The company, which is planning to open a centre in Delhi now, has largely stuck to its six-to-eight city expansion strategy. Most other operators have started centres in tier-2 cities, to leverage the remote work model. “The focus on unit economics and profitability has helped WeWork, unlike the aggressive expansion mode it was planning pre-pandemic," said a person familiar with the company’s plans.

In earlier media interviews, Virwani had underlined that the key to profitability is in how a flex-working operator manages the rental—before offering flexible spaces to clients, flex-working companies have to first lease office spaces themselves unless they are also the developer of the property. Office landlords themselves, the Embassy Group knows how to get the best deal on rentals. And even before the pandemic, the company maintained an eagle’s eye on the efficiency of operations. It focussed on keeping the cost of cleaning, the consumables, to a level that made economic sense.

WeWork India also has a wider basket of offerings, which helps the company ride out volatility better than rivals. Today, it offers day passes, hot desks, dedicated desks, ready-to-move-in private offices, managed offices and virtual offices.

“Larger operators who moved towards managed offices, will likely benefit, because that’s where demand is moving," said Viral Desai, senior executive director, transactions, Knight Frank India.

The company, meanwhile, is exploring new revenue streams. Besides desks, it rents out its spaces for shoots and events. And in October last year, it invested in Zoapi, a Bengaluru-based conferencing and collaboration platform. As companies mostly have a hybrid work policy—a mix of working from office and remotely—Zoapi can help WeWork offer video conferencing and related services. “By combining our technologies, we wish to take Zoapi to a larger audience, and facilitate seamless communication for businesses of all sizes," Virwani had commented last year.

Flexing muscles

Investors often side with businesses whose business plans can hit a scale. They definitely see a potential in WeWork India.

In December last year, the company raised 550 crore, or around $66.5 million, from BPEA Credit, a private credit platform.

Avendus Capital was financial advisor to WeWork India on the transaction. “This fundraise by WeWork India strongly underscores the increasing confidence of the investment community in the growth prospects of India’s flex workspace sector. This would be one of the largest transactions in this sector and we are confident that it will open up many such investment opportunities," Prateek Jhawar, managing director and head of infrastructure & real assets investment banking, Avendus Capital, had said after the fundraise.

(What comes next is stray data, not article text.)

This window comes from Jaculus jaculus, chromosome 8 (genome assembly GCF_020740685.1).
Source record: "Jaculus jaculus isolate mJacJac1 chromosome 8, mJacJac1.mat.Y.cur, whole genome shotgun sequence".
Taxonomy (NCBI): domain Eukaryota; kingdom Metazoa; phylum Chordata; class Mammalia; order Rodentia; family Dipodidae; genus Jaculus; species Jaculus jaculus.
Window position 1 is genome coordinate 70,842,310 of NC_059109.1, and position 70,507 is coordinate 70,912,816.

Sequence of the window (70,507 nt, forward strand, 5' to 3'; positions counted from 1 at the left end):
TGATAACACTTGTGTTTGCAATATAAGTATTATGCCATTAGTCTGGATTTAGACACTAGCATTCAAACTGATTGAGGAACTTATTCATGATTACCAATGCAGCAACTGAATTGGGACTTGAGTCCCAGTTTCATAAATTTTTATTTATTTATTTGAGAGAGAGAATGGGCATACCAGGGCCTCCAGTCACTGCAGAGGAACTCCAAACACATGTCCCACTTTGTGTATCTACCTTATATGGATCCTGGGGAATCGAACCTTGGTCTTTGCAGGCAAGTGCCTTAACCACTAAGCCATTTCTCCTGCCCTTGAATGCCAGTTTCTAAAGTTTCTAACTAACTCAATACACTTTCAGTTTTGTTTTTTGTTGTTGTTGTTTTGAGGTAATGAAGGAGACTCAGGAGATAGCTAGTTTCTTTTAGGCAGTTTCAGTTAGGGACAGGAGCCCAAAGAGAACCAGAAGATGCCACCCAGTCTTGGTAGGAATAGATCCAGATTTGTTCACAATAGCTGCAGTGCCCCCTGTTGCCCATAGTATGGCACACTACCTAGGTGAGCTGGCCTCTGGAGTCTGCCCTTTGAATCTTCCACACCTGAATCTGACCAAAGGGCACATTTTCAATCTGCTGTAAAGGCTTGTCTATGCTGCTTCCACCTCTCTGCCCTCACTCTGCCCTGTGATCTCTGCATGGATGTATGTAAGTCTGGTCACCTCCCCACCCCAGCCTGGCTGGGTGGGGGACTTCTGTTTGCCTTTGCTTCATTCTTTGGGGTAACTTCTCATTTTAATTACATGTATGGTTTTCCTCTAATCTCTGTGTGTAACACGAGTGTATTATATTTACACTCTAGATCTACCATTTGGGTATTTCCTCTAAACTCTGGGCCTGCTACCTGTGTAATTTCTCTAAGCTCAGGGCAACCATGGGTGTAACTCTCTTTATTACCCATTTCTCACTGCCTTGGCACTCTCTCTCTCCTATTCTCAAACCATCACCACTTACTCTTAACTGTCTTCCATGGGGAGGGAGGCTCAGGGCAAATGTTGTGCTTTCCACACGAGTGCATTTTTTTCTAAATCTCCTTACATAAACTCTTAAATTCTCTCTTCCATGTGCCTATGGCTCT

In 2019, WeWork had raised 500 crore debt and then, $100 million from WeWork Global in 2020—the capital offered reinforcement at the peak of covid. Next, the company raised 200 crore in debt and equity in 2021.

The financial muscle it worked on kept the company ahead of the game.

Does competition matter?

With the flex working industry consolidating since 2019, WeWork India probably has stronger competition now. Rivals include Table Space, Smartworks, IndiQube, Awfis, Simpliwork Offices and CoWrks.

Some of them are expanding aggressively—they have launched operations in multiple cities—beyond the metros. While IndiQube, Table Space, and Smartworks focus on enterprises and managed offices, Awfis maintains a mix of co-working space.

IndiQube’s revenue shot up 50% last year compared to 2021, with growth driven by Indian companies. The company has an operational footprint of about 5 million sq ft; it expects to add another 1 million sq ft this year, co-founder and chairman Rishi Das said.

Smartworks, backed by Singapore’s Keppel Land, said it currently has an operational portfolio of 6.5 million sq ft; 1 million sq ft more is in the pipeline. A year ago, Smartworks only operated about 4 million sq ft. The company plans to grow to 10 million sq ft by the end of 2023. “Demand in 2022 was so robust, we almost doubled the footprint," said founder Neetish Sarda.

Meanwhile, Awfis, which operates 150 live centres, plans to double the count by 2023-end.

“WeWork today is putting its global tools to use, in terms of the product offerings, technology, experience and curating solutions for clients. But it will come down to execution and delivery, as it also faces competition from Table Space and others," said another person with knowledge of the company’s plans.

Does more competition lead to pricing pressure in this business?

WeWork, experts said, has not compromised on the quality of buildings or tech parks it leases. Therefore, it continues to command a premium pricing. However, the company does discount in other ways. Currently, it is offering a 20% discount on day pass bundles (5-10 days).

Some of WeWork’s rivals do have the financial muscle needed to stay relevant. Take the case of Table Space, which last year, raised about $300 million from global investment fund Hill House Capital—one of the largest investments in the sector. The funding helped the firm to expand rapidly.

Property consultants, however, said that in view of the growth momentum, operators would need to raise even more capital to fortify their positions. Given the funding winter, this may not come easily now. Expect further consolidation in the market, they added. The big will gobble up the small. Those who stay relevant over the next 24 months, may explore public offerings to give their investors an exit while raising money.

“Any business that is profitable would interest investors. It is a branded business model that promises long-term cash flows and high returns. It’s a contractual service business, which should not be mistaken for real estate. We are likely to see public listings of such service providers of scale in two years’ time," Jhawar told Mint.

As WeWork India prepares for a possible IPO, it would have learnt its lessons from WeWork Inc’s debacle in 2019, when it aborted its public offer. And from the beating the company’s stock has taken, more recently.